North Sea firms may be forced to cut spending

Caitlin Morrison
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NORTH Sea oil firm Enquest declined to comment yesterday on reports that it is looking at job cuts as a way to reduce spending.

The company released an interim management statement in November last year, in an attempt to reassure investors. The firm revealed that it had hedged around 65 per cent of its projected 2015 oil production at the higher end of between $80 and $90 a barrel.

Analysts at Canaccord Genuity said this move had “gone some way to addressing our concerns regarding balance sheet strength in the current oil price environment”, but pointed out that if the price of oil continues to decline after this year, the company’s bonds and bank covenants “will be tested”.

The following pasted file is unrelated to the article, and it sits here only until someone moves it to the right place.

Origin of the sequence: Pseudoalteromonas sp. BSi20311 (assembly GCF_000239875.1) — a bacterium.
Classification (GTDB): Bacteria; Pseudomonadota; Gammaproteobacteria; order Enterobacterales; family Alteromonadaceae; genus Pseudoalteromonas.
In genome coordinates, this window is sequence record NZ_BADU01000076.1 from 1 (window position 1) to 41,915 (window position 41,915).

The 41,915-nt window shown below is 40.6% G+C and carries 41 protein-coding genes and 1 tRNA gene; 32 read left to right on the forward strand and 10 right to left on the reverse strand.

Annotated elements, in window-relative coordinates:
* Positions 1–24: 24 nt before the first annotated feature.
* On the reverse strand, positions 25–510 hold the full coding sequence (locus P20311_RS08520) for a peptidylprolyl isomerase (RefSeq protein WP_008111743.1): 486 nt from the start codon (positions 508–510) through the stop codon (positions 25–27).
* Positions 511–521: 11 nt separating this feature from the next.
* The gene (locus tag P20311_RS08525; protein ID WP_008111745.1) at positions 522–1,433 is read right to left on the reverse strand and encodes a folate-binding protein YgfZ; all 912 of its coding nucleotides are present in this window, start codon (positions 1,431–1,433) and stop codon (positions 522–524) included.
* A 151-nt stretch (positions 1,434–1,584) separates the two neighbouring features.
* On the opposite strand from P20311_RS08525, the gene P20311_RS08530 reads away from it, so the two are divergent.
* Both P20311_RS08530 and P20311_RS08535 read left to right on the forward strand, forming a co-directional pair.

And analysts at JP Morgan Cazenove stated: “The current low oil price environment will likely continue to be a headwind to Enquest shares, but we note that the effects of the lower oil price are starting to show benefit elsewhere, particularly on costs.”

Many companies based in the North Sea are struggling as oil prices continue to fall, and the government has been urged to cut taxes on firms operating in the region.